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DETROIT IN 1838

BY HENRY A. FORD

It illustrates grandly the devotion, courage, endurance, and missionary enterprise of the Moravian brethren, who, next to the indefatigable "black robes" were the first emissaries for Christ among the savages of the new world. The Unitas Fratnim, otherwise called the Moravian or Bohemian brethren, trace their origin back of the Reformation to the time of John Huss. Early in the last century his disciples were expelled from Bohemia, and Moravia by their fierce persecutors. Among their sympathizers in the neighboring state of Saxony was the noble Nicholaus Ludwig, Count von Zinzendorf, the youthful son of a Saxon minister of state, and already eminent for his piety. He admitted a small party of the Hussites to reside upon his estate, organized them and the refugees and converts who joined them in considerable numbers into a church, and so became the founder of the Moravian brotherhood. Beginning to preach the gospel he presently devoted his entire property and energies to the propagation of the faith. In 1736 he was banished from Saxony, and five years later came to America and established the Moravian church at Bethlehem, Pa., where its chief seat in this country still remains. After nearly twenty years' service among the savages and the people of his native land, to which he was allowed to return, he died upon his ancestral estate, May 9, 1760. He left more than 100 works of his authorship in prose and verse, some of which, used as hymn books by the pious Moravians, are said to be characterized remarkably by indecent figures and allusions. No Christian church, not even the Roman Catholic, has been more distinguished for zealous missionary spirit in the face of tremendous difficulties than the Moravian.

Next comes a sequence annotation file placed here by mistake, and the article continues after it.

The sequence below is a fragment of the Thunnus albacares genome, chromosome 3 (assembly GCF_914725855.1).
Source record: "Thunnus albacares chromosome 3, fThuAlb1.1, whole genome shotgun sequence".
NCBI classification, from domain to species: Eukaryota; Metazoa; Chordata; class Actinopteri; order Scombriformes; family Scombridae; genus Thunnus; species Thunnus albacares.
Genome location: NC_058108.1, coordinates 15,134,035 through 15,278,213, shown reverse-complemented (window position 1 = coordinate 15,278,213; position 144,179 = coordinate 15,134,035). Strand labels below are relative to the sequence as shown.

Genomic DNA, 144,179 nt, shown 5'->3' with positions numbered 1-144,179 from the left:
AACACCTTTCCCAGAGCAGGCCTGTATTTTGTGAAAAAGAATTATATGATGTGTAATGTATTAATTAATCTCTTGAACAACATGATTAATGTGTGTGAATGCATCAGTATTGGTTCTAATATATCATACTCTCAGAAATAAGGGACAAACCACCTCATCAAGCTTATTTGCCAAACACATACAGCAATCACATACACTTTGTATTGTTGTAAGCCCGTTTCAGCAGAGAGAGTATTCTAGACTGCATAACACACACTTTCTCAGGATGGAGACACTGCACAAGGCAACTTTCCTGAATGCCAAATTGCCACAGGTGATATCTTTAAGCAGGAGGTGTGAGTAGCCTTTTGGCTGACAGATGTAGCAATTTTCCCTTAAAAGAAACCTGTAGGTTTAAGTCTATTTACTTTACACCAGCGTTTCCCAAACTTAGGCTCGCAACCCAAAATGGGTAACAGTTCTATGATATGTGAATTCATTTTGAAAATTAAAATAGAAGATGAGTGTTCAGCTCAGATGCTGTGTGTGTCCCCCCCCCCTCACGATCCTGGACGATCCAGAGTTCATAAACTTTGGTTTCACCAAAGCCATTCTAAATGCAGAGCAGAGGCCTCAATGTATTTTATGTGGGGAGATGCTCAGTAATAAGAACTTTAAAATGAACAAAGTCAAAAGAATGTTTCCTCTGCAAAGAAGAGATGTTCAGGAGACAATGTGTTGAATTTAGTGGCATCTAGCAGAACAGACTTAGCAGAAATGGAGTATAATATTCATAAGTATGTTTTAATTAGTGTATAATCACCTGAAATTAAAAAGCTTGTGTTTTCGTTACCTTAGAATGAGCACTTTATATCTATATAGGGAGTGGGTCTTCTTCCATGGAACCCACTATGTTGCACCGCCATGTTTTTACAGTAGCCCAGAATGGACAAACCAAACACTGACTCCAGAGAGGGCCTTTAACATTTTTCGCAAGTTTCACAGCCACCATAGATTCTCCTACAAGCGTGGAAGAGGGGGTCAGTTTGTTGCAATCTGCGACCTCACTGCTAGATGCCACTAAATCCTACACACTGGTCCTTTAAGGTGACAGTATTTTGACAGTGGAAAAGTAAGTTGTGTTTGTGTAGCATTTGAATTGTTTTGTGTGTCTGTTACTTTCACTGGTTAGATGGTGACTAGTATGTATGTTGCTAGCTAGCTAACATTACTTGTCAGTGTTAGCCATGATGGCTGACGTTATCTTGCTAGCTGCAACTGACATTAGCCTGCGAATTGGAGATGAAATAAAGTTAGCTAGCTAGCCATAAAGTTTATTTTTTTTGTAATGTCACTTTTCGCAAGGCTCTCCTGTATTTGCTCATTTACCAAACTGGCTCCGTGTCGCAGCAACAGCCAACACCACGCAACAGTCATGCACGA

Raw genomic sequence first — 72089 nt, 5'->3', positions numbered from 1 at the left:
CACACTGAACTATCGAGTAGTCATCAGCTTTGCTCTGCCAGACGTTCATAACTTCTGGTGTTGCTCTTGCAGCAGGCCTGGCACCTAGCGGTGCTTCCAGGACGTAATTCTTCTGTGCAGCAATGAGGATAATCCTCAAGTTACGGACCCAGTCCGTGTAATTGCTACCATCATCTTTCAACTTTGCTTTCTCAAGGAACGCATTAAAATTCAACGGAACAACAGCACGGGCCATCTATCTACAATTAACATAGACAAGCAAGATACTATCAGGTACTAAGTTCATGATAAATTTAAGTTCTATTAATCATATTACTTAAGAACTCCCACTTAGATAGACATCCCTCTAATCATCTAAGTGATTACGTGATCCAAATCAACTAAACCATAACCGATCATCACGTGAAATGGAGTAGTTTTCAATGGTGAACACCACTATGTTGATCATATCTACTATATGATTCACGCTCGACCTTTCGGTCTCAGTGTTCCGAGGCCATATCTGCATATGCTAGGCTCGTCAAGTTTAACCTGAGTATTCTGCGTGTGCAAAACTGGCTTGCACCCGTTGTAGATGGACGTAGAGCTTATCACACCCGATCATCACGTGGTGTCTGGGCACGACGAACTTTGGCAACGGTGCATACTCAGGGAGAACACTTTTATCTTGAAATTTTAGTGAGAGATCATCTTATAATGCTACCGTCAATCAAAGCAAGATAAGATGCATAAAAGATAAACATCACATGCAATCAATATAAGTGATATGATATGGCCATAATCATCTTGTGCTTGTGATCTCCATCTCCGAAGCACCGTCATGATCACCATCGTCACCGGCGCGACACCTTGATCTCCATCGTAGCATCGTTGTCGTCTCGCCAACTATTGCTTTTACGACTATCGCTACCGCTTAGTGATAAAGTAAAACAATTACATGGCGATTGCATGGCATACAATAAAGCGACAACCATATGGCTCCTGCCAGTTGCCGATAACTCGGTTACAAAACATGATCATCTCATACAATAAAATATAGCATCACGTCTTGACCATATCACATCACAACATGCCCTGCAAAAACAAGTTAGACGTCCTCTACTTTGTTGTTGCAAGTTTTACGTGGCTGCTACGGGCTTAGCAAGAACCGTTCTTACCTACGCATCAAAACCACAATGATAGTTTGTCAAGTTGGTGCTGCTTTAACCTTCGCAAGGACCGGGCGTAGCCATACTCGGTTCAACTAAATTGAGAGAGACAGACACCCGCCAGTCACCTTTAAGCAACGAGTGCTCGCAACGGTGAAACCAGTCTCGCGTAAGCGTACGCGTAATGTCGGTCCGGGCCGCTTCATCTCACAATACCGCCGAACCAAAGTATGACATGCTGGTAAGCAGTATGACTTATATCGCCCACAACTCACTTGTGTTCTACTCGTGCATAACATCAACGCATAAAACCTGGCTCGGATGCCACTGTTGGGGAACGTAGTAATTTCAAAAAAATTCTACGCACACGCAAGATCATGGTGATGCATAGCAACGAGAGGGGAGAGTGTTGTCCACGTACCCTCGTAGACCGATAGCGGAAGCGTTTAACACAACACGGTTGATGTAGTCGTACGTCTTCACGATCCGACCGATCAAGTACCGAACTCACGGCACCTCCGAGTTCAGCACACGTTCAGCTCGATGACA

DETROIT MICHIGAN


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